Located on the border of California and Nevada, Death Valley is the largest national park in the continental United States. Once a region full of lucrative mining operations, it was officially taken over by the National Park Service in 1994. Full of features like salt flats, sand dunes, and Joshua trees, this American icon belongs at the top of every desert fan's bucket list.
Death Valley National Park Map
To plan your perfect trip, be sure to look over this Death Valley National Park map before heading out. Also, please note that you'll need to purchase a pass from the National Park Service if you aren't just driving through the area on the way to Las Vegas. You can buy these at the Furnace Creek Visitor Center and some other spots throughout the park.
Peak Outdoor Experiences
Unlike its neighbor, the Mojave National Preserve, Death Valley National Park is loaded with breathtaking mountains. Chief among these are the Amargosa Range, which includes popular badland points of interest like Artist's Palette, Golden Canyon, and Zabriskie Point. Of course, towering vistas like Dante's View and Telescope Peak are also worth visiting, even if they are a little more out of the way.
While each one of these sites can be reached by vehicle, hikers will be happy to know that most of the park is open to pedestrian traffic. In fact, if you plan on scaling Telescope Peak, you have to do it on foot. Tons of trailheads are scattered throughout the park and detailed trail maps are available on the National Park Service's website at nps.gov.
Hit an All Time Low
In addition to its many mountain ranges, the park has a lot of low lying locales. The number one destination on most folks' itinerary is Badwater Basin. At 282 feet below sea level, this section of salt flat is the lowest point in all of North America.
Other easy to access areas include sites like Salt Creek, home to a rare form of endangered pupfish. If you're looking for something more historical than natural, consider visiting the Harmony Borax Works or the Keane Wonder Mill & Mine. There are also several ghost towns located in and around the park.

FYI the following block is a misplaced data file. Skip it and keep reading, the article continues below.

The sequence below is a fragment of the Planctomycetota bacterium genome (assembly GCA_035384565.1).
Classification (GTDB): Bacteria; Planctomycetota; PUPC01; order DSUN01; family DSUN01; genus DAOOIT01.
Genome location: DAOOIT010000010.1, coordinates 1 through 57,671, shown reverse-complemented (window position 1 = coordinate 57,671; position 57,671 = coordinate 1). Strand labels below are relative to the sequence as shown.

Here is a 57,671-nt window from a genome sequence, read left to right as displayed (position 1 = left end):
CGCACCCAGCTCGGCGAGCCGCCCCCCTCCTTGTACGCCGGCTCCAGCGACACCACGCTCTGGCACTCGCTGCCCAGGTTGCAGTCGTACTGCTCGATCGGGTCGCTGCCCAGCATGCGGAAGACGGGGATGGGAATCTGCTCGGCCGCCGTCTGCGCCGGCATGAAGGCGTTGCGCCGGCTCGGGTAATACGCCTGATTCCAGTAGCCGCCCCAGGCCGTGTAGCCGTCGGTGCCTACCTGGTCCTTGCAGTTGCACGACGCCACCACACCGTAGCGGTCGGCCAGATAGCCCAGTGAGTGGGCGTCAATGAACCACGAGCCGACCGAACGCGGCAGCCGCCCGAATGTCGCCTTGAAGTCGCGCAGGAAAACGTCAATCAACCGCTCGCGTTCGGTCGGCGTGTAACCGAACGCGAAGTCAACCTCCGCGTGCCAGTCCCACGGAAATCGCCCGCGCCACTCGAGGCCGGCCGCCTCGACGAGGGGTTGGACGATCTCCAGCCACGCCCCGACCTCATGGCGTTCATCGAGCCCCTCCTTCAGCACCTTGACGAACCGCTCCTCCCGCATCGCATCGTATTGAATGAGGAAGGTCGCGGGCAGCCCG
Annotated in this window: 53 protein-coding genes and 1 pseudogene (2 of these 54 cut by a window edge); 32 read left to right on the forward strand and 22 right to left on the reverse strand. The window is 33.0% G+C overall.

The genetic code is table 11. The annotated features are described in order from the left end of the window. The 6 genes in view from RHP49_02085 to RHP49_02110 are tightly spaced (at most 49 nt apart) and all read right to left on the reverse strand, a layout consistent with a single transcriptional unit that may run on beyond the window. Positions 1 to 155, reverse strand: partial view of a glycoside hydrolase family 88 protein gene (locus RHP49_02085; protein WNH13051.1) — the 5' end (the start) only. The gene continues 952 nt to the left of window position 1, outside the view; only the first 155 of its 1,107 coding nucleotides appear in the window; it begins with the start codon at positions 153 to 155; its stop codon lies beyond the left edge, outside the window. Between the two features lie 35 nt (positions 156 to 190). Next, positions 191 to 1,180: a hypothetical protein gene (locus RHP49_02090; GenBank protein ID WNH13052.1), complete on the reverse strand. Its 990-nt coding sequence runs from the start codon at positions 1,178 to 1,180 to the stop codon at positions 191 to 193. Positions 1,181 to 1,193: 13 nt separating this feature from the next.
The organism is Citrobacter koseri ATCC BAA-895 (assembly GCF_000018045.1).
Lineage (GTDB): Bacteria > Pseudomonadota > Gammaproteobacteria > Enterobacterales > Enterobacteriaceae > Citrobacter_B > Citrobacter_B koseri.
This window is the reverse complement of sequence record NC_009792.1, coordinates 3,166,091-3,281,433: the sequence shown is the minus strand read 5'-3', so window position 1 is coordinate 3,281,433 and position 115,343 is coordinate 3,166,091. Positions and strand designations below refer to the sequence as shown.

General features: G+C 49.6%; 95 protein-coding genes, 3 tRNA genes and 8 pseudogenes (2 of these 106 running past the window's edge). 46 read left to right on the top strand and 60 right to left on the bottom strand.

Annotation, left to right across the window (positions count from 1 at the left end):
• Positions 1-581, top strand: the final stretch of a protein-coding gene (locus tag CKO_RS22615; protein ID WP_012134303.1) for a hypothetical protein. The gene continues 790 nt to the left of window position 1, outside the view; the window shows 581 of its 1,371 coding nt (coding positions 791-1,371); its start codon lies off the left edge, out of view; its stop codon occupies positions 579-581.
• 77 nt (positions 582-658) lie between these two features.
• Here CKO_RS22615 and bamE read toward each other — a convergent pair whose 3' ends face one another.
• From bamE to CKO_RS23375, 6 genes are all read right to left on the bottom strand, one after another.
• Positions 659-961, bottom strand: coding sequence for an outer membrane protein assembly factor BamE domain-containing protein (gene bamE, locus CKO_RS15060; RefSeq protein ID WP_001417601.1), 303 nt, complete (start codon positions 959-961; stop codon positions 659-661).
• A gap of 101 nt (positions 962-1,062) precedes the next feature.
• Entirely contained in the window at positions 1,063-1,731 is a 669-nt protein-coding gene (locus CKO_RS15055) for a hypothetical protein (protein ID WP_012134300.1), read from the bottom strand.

Camping Death Valley National Park
There are a lot of places to overnight in Death Valley National Park, from traditional campgrounds, to swanky hotels. If you want to stay as close as possible to the most popular attractions, the Furnace Creek area is probably your best choice. In addition to fully outfitted tent and RV sites, this section of the park has two modern resorts with their own restaurants.
Meanwhile, if you're looking for something a little less busy, you might consider the Stovepipe Wells area. Just like Furnace Creek, it hosts a range of accommodations. It's also near the Mosaic Canyon trailhead and a short walk from the Mesquite Flats Sand Dunes.
While boondocking and dispersed camping are also an option; we suggest checking with the National Park Service before striking out and staking a claim.
Prepare to Be Parched
While we don't want to discourage you from visiting Death Valley National Park, it's always better to be prepared.
As busy as the park is, a lot of it is isolated backcountry. As such, make sure to pack everything you need to survive in the desert, just in case. We suggest extra water and reflective emergency blankets, in addition to extra layers of clothing since temperatures drop at night.
"Zabriskie Point": There's actually a movie from 1970 that's named after this popular attraction. Its soundtrack features psych-rock artists like Pink Floyd and The Grateful Dead.
Wild Burros: If you're lucky, you might get a glimpse of some wild burros munching wildflowers in more remote areas like Panamint Springs. They were introduced to the region during the gold rush and are considered an invasive species.
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